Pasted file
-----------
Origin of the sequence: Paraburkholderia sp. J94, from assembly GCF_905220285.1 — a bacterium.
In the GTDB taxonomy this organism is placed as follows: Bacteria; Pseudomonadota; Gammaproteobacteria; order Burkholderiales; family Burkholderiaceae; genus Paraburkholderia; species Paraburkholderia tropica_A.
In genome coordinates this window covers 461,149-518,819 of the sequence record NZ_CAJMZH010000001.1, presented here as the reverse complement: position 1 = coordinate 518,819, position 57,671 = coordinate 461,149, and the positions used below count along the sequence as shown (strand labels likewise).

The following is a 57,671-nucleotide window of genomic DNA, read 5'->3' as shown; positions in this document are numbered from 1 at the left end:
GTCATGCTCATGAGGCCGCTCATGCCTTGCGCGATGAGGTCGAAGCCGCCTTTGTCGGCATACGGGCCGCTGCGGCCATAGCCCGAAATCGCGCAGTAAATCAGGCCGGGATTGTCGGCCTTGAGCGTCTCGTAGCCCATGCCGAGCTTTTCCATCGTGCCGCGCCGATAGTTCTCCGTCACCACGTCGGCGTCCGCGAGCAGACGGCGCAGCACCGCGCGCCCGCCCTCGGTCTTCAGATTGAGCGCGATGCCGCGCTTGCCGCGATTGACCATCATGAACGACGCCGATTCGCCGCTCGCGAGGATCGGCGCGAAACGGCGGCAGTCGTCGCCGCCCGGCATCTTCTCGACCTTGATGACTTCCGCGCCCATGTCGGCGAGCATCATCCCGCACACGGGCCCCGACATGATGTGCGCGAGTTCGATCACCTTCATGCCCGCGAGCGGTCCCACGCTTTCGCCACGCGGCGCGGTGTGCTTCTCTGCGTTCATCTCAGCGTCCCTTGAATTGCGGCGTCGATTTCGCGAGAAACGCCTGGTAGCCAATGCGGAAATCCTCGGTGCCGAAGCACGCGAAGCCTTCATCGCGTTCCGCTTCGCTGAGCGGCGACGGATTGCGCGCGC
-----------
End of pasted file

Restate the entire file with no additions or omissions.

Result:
Origin of the sequence: Paraburkholderia sp. J94, from assembly GCF_905220285.1 — a bacterium.
In the GTDB taxonomy this organism is placed as follows: Bacteria; Pseudomonadota; Gammaproteobacteria; order Burkholderiales; family Burkholderiaceae; genus Paraburkholderia; species Paraburkholderia tropica_A.
In genome coordinates this window covers 461,149-518,819 of the sequence record NZ_CAJMZH010000001.1, presented here as the reverse complement: position 1 = coordinate 518,819, position 57,671 = coordinate 461,149, and the positions used below count along the sequence as shown (strand labels likewise).

The following is a 57,671-nucleotide window of genomic DNA, read 5'->3' as shown; positions in this document are numbered from 1 at the left end:
GTCATGCTCATGAGGCCGCTCATGCCTTGCGCGATGAGGTCGAAGCCGCCTTTGTCGGCATACGGGCCGCTGCGGCCATAGCCCGAAATCGCGCAGTAAATCAGGCCGGGATTGTCGGCCTTGAGCGTCTCGTAGCCCATGCCGAGCTTTTCCATCGTGCCGCGCCGATAGTTCTCCGTCACCACGTCGGCGTCCGCGAGCAGACGGCGCAGCACCGCGCGCCCGCCCTCGGTCTTCAGATTGAGCGCGATGCCGCGCTTGCCGCGATTGACCATCATGAACGACGCCGATTCGCCGCTCGCGAGGATCGGCGCGAAACGGCGGCAGTCGTCGCCGCCCGGCATCTTCTCGACCTTGATGACTTCCGCGCCCATGTCGGCGAGCATCATCCCGCACACGGGCCCCGACATGATGTGCGCGAGTTCGATCACCTTCATGCCCGCGAGCGGTCCCACGCTTTCGCCACGCGGCGCGGTGTGCTTCTCTGCGTTCATCTCAGCGTCCCTTGAATTGCGGCGTCGATTTCGCGAGAAACGCCTGGTAGCCAATGCGGAAATCCTCGGTGCCGAAGCACGCGAAGCCTTCATCGCGTTCCGCTTCGCTGAGCGGCGACGGATTGCGCGCGC